As usual, we had an enjoyable and interesting time, and Kim gave us lots of good advice along on the way. For example, did you know that you can put some grass clippings in with your seed potatoes to help feed them, or that a nettle bed can act as a good decoy to keep the creepy crawlies off your cabbages? And all this knowledge was imparted whilst nursing half a pint of tea in a beer glass, but that’s another story…

Then on Tuesday 20th March, we got together again when the Stirley Farm volunteers spent some time with us at the Growing Newsome Community Allotment. There was lots to do here too, including preparing the potato beds and thinning out our wayward strawberry patch.


Spring has definitely sprung across Newsome, and we’re looking forward to sharing the growing season together. You’re very welcome to come along and join in – have a look at the Newsome food calendar to find out what’s on.

Stirley Farm, 17th March 2012 – more photos on Flickr

Our first Potato Day – 10 favourite things

1. All lined up
It was hard work, but we had a lot of fun getting ready for our Seed Swap and Potato Day on Saturday 3rd March 2012. As with most things, we have learnt as we’ve gone along. When the doors opened, we had everything lined up and ready for action – potatoes, paper bags, egg boxes, pens, potato leaflets, daffodils and of course ourselves, the accidental potato enthusiasts. Over two dozen people helped to run the event, which was our busiest yet. Together we gave new homes to 954 seed potatoes, 43 fruit trees and goodness knows how many jars of jam.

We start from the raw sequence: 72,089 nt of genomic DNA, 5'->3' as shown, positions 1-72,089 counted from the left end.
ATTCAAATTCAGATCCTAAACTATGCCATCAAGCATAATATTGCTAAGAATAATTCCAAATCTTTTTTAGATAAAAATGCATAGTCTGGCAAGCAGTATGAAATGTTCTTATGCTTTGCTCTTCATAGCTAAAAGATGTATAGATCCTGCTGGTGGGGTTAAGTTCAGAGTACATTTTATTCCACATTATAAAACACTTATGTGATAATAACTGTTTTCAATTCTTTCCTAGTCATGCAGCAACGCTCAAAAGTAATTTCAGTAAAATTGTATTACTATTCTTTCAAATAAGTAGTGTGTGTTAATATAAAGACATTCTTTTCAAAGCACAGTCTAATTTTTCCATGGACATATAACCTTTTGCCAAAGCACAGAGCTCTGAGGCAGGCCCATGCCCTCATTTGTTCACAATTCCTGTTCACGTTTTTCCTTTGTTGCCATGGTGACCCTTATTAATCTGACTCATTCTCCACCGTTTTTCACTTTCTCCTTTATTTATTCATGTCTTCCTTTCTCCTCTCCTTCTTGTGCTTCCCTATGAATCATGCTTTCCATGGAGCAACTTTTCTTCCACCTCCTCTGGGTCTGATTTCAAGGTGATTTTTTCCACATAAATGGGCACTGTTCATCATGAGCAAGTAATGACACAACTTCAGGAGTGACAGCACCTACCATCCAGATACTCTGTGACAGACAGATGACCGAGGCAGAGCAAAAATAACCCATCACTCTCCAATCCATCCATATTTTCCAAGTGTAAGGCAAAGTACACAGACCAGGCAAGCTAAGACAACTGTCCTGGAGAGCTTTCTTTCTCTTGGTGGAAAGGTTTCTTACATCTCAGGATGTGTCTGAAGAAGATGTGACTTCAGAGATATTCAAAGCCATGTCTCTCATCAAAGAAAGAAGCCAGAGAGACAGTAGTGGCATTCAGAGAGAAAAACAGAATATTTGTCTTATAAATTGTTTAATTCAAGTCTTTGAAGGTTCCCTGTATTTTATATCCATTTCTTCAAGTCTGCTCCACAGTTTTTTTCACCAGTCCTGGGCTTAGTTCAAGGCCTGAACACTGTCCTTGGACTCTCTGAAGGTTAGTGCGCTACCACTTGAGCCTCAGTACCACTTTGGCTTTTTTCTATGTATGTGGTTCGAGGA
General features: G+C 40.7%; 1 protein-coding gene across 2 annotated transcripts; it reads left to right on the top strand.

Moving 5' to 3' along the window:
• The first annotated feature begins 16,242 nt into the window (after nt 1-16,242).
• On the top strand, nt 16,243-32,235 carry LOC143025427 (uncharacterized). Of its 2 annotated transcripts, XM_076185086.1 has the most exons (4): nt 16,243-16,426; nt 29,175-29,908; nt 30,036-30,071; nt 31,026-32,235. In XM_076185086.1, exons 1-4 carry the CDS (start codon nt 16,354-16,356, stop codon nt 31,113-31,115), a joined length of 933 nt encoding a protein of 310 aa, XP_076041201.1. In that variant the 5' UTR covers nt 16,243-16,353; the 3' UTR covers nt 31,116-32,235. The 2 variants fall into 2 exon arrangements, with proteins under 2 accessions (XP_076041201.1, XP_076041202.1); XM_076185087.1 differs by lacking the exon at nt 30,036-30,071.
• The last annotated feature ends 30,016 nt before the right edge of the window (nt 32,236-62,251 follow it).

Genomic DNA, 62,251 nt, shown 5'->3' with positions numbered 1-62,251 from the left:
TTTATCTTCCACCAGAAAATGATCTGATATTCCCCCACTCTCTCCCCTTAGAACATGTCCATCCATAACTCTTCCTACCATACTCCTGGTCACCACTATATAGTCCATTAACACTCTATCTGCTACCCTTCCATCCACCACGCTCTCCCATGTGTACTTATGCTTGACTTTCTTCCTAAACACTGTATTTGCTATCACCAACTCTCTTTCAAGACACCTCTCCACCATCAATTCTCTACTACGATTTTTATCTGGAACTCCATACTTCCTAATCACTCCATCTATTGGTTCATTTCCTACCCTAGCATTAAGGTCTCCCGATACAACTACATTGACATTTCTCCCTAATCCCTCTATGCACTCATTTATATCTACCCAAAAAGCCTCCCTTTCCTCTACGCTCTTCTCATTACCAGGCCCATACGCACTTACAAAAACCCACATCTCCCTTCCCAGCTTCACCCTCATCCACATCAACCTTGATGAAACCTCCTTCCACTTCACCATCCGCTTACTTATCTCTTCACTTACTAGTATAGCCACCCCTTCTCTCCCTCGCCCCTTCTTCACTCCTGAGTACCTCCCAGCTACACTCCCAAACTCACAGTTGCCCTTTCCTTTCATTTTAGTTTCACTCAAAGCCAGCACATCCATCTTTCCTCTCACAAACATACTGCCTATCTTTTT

2. James’s Jackets
These jacket potatoes smelled wonderful as we brought them into the hall. Thanks to James, we didn’t have to fret about whether they’d be ready on time either. We’re only sorry that we didn’t have more of them, because our 72 portions disappeared very quickly. We promise to cook more next time.


3. Cherry Coleslaw
Not made with cherries, but made by Cherry. This coleslaw featured fresh red cabbage from Stirley Farm, carrots, onion, caraway seeds, mayonnaise and yoghurt. Scrummy. By the way, lunch was served in our new bowls, bought with Stirley Farm’s Eatwell4Life grant funding from NHS Kirklees. Expect more healthy food for you to cook and eat this year.


4. Reliable croppers
We all had our theories about which potatoes would sell out first. It turns out that the nicest basket wasn’t the winning factor after all. The reliable croppers did best, because they appealed to first time growers and experienced gardeners alike. Our thanks to Kim at Stirley Farm for helping us choose these ‘failsafes’.


5. Potato prints
What better for Potato Day than a spot of potato printing? Our thanks to Yorkshire Wildlife Trust trainee Charlotte who battled the lurgy to be there complete with paints, bunting and banners to show us how much fun you can have with a potato.


6. Marmajam?
We had an impressive collection of jam, pickles, chutney and marmalade. Thanks to Rachel, this included lovely carrot and windfall marmalade and some bafflingly named pumpkin marmajam. Between that and the High Dumpsey Deary, the jam table was a bit of an adventure – and soon empty. Janet’s cakes disappeared faster than I could get to take their picture.


7. First signs of Spring?
Moving our Seed Swap event earlier this year to accommodate the Potato Day left us all scrambling to germinate some seeds in time. Thanks to everyone who managed to bring something green along. This seedling needed its own protective tent – and if you picked up any of my really weedy-looking brassicas, I hope you carried them home carefully.


8. Twigs
As well as doing some potato printing, the kids also got to plant some seeds to take home and Alison from Newsome Out To Play was on hand to help them make little nests out of twigs. She’d obviously done a top bit of foraging to find so many bendy twigs too. A great reminder of how we can make good use of natural materials.


9. Seed Swap